Russian Charity Brings Life to Children Suffering from Cancer

Podari.life's mission is to help children in Russia and other former Soviet states who have cancer.

Podari.life’s mission is to help children in Russia and other former Soviet states who have cancer.

Curing cancer, particularly in children, is hard enough. But imagine if these children had no access to important resources that could save their lives!

Increasing access and support is the drive behind Podari.Life, a Massachusetts-based nonprofit focused on providing services to children with cancer and their families. What makes Podari.Life unique, though, is its cultural connections: Its mission is specifically to help children in Russia and other former Soviet nations.

One way Podari.Life does this is by connecting with Russians and related organizations in the states. In January of this year, for instance, Podari.Life held a fundraiser in Miami, Florida. The event was sponsored by the Coffey Burlington law firm, whose founding partner, Kendall Coffey, is on the board of the Russian American Chamber of Commerce. Coffey himself gave a speech in support of Podari.Life’s mission, as did fashion designer Masha Tsigal. Other celebrities were also in attendance, including journalist Julia Bordovskikh, television producer Sergey Kalvarsky, and Bel Harbor mayor Gabriel Groisman. Professional ballroom dancers Loreta Kriksciukaityte and Aleksandr Skarlato gave a surprise performance that wowed the crowd. Art and luxury items were also up for auction, and a portion of the proceeds, as well as all donations from the event, went directly to Podari.Life.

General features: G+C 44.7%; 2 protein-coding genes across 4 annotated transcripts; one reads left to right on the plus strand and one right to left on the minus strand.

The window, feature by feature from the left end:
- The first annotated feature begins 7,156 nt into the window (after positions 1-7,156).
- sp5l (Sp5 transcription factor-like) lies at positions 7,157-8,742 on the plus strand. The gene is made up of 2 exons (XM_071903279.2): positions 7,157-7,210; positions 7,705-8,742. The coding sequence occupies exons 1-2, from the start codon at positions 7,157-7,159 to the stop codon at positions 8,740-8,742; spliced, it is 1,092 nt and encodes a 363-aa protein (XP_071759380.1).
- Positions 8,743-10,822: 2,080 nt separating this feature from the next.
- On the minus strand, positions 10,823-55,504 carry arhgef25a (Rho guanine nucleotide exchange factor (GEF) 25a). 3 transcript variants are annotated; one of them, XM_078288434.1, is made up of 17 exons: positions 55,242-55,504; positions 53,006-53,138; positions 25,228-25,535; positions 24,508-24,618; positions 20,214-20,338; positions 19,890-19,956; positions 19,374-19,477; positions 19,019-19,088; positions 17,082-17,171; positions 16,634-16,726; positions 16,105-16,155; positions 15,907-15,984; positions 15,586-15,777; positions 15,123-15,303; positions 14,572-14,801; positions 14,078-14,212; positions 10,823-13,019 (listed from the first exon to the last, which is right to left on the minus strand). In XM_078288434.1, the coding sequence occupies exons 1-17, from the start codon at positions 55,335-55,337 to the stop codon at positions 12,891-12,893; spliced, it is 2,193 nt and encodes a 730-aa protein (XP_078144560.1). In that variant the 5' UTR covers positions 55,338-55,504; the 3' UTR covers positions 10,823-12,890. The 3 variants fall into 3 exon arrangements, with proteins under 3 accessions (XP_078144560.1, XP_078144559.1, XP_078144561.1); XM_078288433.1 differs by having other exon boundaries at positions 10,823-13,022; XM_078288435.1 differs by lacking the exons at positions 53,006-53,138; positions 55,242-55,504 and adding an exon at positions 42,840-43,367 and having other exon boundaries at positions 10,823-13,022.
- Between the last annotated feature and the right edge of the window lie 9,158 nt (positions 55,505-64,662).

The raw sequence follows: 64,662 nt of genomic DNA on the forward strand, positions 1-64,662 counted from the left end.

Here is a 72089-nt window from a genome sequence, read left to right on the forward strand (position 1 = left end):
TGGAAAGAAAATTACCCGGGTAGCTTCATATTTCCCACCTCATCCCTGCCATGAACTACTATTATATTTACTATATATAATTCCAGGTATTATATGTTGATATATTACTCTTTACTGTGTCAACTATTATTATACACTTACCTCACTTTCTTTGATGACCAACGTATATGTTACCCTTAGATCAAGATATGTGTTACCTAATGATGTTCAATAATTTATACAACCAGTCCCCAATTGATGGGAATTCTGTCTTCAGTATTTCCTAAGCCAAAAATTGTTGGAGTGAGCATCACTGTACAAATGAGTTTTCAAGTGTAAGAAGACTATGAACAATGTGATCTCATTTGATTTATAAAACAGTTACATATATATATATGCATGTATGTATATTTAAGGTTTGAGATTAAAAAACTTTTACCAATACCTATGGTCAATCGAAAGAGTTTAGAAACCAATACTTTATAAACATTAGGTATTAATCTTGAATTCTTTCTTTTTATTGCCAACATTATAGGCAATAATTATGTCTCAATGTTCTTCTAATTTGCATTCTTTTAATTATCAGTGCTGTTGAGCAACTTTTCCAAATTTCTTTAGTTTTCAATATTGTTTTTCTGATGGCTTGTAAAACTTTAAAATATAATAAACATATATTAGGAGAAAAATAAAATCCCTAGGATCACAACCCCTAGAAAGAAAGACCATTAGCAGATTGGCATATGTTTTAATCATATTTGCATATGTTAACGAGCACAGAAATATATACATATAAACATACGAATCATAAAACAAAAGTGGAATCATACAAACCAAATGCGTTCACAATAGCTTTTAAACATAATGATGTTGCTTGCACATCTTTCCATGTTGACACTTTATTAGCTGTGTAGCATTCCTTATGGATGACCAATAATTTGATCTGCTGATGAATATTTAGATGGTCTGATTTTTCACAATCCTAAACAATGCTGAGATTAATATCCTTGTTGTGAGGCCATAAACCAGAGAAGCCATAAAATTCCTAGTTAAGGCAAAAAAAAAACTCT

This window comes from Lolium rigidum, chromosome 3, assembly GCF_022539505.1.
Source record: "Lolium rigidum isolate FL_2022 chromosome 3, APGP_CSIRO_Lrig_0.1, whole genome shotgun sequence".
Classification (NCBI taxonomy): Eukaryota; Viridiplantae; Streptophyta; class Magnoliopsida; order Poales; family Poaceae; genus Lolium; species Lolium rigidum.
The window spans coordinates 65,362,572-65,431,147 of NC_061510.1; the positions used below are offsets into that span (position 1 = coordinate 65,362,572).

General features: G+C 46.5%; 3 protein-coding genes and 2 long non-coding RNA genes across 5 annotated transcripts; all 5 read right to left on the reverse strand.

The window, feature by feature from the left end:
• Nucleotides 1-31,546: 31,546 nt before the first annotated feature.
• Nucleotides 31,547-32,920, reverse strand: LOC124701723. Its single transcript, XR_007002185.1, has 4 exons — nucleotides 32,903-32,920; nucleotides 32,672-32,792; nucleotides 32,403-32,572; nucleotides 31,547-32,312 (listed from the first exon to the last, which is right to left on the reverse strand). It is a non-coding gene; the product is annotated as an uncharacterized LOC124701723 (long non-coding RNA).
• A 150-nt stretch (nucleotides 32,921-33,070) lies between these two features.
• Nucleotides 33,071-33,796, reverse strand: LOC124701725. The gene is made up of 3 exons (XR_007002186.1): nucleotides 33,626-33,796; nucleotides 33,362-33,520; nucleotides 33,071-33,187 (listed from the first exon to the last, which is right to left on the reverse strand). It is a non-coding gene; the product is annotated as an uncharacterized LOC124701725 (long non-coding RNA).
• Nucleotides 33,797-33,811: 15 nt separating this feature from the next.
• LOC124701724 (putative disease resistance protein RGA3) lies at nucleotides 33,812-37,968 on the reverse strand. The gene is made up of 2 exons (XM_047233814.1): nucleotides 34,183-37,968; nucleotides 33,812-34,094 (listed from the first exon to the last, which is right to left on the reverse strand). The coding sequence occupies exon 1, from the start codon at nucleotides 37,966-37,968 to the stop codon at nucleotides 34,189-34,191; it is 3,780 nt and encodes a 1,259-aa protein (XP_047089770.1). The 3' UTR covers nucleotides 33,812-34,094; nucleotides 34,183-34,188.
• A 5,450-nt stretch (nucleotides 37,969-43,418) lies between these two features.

Podari.Life’s significant connection to its Russian sister charity Podari Zhizn and the UK-based charity Gift of Life give its programs and mission a wider range of expression. In fact, Podari.Life exists today in large part because former volunteers for Podari Zhizn came to the US from Russia and decided to expand that charity’s work. All three nonprofits share the same vision: “the child’s life should not hang on money.”

The conflict between young cancer sufferers’ needs and the availability of funding is particularly problematic in Russia, where national healthcare support has taken a big hit in recent years. That’s why Russian actresses Chulpan Khamatova and Dina Korzun came together in 2005, along with a team of volunteers, to help more than 30,000 children and their families get the treatment, support, and rehabilitation they needed. Their team became Podari Zhizn, which now works out of Moscow to provide medication and medical equipment to Russian hospitals, promotes and organizes blood drives, and develops volunteer networks across the country. Thanks to donations from Podari Zhizn, the Federal Center for Pediatric Onco-Hematology has been able to purchase much-needed equipment and provide services to 1,000 patients annually.

In 2011, the UK-based charity Gift of Life, which provides access to the leukemia drug Erwinase—not available in Russia—was established as a sister charity to Podari Zhizn. Gift of Life is particularly important to the cause because it creates the connections and resources needed to get treatment to young Russian cancer sufferers who can’t get it in their home country.

Inspired by these two organizations, the US-based Podari.Life was formed in 2015 to spread information, treatment, and support further. With three related charities operating in three different countries, Podari hopes to not only help more children, but also send the message that international cooperation on important issues like cancer is possible—even between countries whose governments are often at odds with each other.

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